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Transcript

  • 1. Human Papilloma Virus HPV
  • 2. Clinical Warts
    • Cauliflower-like lesions
    • White or flesh-colored
    • May cause itching/burning
    • May have no symptoms
  • 3. Sub-clinical Warts
    • Flat
    • Virtually invisible
    • May cause itching/burning
    • May have no symptoms
    • Identify with vinegar and 4-10X magnification
  • 4. Transmission
    • Skin to skin contact
    • Condoms offer little protection
    • Don't treat partners unless symptomatic
  • 5. Relationship to Cancer
    • Appears to be a pre-requisite to cervical cancer
    • Vast majority of those with HPV do not develop cancer
    • Smoking, immune response are co-factors
  • 6. Treatment of Warts
    • All treatment involves destroying the patients skin which has grown in a strange and annoying way.
    • You are not eliminating the virus, nor eliminating any chance of re-occurrence.
    • Don’t overtreat.
  • 7. Treatment with Cryosurgery
    • Liquid nitrogen
    • Nitrous oxide/CO2 gun
    • Use only on wart
    • DON’T USE INSIDE THE VAGINA
    • Multiple treatments
  • 8. Treatment with Podophyllin
    • Wash off in 4-6 hours
    • Hepatotoxic, nephrotoxic
    • Small amounts
    • Don't use inside vagina
    • MULTIPLE TREATMENTS
  • 9. Other Treatments
    • Bichloracetic Acid (BCA or TCA)
    • Cut them out
    • Burn them off
    • Electrocute them
    • Nothing (50% resolve in 1 year)
  • 10. Human papillomavirus vaccines www.freelivedoctor.com
  • 11.
    • The relationship between Human papillomavirus [HPV] and cervical cancer has been confirmed, it is responsible for 99.7% of cervical cancer particularly HPV – 16 and 18 – which are responsible for 70 % of cases.
    • More than 80 % of females get HPV infection at some point in their lives.
    • Studies suggest that the vaccine can be 100 % effective in blocking two virus strains HPV – 16 and 18 – and subsequently can prevent up to 70% of cervical cancers, That is to say it can save 7 from 10 women from being affected by cervical cancer.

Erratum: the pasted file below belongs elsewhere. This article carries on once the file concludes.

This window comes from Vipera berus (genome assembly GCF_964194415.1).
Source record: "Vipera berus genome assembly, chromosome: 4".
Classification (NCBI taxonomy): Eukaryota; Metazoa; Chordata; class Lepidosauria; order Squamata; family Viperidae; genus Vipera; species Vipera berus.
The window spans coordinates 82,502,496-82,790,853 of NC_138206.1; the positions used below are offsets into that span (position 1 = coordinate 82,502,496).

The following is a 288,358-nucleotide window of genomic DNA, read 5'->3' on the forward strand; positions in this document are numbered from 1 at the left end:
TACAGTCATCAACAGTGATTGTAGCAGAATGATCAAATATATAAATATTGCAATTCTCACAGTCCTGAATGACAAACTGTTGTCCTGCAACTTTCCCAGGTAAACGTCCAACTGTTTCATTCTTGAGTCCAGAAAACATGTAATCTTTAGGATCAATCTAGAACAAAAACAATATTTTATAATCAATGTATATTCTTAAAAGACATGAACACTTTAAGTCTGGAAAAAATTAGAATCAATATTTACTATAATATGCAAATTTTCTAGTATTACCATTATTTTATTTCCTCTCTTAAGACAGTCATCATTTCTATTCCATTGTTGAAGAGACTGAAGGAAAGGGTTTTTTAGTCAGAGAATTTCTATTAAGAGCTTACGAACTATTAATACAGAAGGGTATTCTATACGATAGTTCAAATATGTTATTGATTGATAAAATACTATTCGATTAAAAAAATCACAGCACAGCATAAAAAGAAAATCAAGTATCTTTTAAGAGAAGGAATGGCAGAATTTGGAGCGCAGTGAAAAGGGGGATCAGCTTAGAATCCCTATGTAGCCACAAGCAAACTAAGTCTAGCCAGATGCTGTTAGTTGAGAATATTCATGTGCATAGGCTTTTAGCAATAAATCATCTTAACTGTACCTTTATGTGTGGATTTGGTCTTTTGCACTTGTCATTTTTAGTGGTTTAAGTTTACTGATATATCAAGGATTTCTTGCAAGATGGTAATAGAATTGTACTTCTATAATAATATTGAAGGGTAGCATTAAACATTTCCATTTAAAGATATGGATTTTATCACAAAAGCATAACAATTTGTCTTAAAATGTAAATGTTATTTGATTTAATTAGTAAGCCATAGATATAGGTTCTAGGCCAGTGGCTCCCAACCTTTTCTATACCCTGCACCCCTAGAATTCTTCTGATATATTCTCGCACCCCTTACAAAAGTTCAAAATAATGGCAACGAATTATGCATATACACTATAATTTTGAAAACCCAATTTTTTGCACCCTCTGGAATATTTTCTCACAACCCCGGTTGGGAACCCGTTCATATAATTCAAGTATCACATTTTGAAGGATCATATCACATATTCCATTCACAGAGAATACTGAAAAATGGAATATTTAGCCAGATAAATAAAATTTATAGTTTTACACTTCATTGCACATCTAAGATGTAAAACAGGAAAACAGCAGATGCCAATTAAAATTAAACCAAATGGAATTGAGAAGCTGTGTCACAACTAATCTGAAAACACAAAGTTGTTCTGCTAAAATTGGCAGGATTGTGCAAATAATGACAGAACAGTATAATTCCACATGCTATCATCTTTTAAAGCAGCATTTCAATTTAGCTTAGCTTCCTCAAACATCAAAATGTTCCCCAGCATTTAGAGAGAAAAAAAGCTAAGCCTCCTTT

www.freelivedoctor.com Why we need HPV vaccines ?
  • 12. How does the vaccine work ? The vaccine is a Virus–like particles [ VLPs ], it has the outer capsid of HPV and looks morphologically similar to The virus, it is highly immunogenic and can generate neutralizing antibodies that can prevent infection in subsequent exposure. In addition, they are not infectious by themselves as they don’t have the oncogenic viral DNA core. Diagrammatic representation of (HPV) virion and an HPV -VLP demonstrating structural similarity without the oncogenic viral DNA core Electron micrograph of HPV16 L1 VLPs. www.freelivedoctor.com
  • 13. Types :
    • There are two new vaccines against HPV :
    • Quadrivalent vaccine [Gardasil] : licensed by the FDA and European Union, it provides protection against 4 types: 6, 11, 16 and 18.
    • Bivalent vaccine [Cervarix]: protects against type 16 & 18.
    • Cross protection against other HPV types is possible .
    www.freelivedoctor.com
  • 14. The decision that will saves women's lives :
    • The English Government has announced that from September 2008, all girls aged 12 or 13 in England will be routinely offered the HPV vaccine.  
    • They also announced a 2 year 'catch up' programme, starting in Autumn 2009, to vaccinate girls under the age of 18.
    www.freelivedoctor.com
  • 15. www.freelivedoctor.com Schedule : : Vaccination will be most effective if introduced prior to onset of sexual activity; therefore, the target will be girls of 12&13 years old. The vaccine is given by injection into the muscle of the upper arm or upper thigh in three doses over six months. Minor side-effects like soreness at the injection site and fever can occur. Rarely it can cause joint pain and urticaria and very rarely bronchospasm. The protection offered by the vaccines lasts at least five years but is probably life long. At the moment boosters are not thought to be needed.
  • 16. www.freelivedoctor.com Will the HPV vaccine replace cervical screening programme ? The vaccine protects against 70 per cent of cervical cancers that is caused by HPV-16 &18 and still there is chance of developing the cancer due to other HPV strains like 31,33,35,39,45,51,56,58,59,68,73 and 82. Therefore, for the moment, adult females should continue to rely on Pap smear tests and it seems probable that this will be so for at least the next 20 years because the majority of women already have HPV infection before the vaccines are induced.
  • 17. www.freelivedoctor.com Developing countries: In many developing countries which lack organized screening programmes, cervical cancer is the leading cause of female cancer deaths. Such countries would benefit enormously from an effective HPV vaccine. The draw back of the vaccine is that it is expensive, 3 doses are needed and it is administered by injection. Therefore, a second generation HPV vaccines are required that can be produced more cheaply and to be administered as a single dose.
  • 18. www.freelivedoctor.com Conclusion: Its really looks like that the use of HPV vaccines is the beginning of the end for HPV-associated diseases in women. Vaccines by themselves are safe and effective, however, the real benefit of a vaccination programme will take 10-20 years to be realized.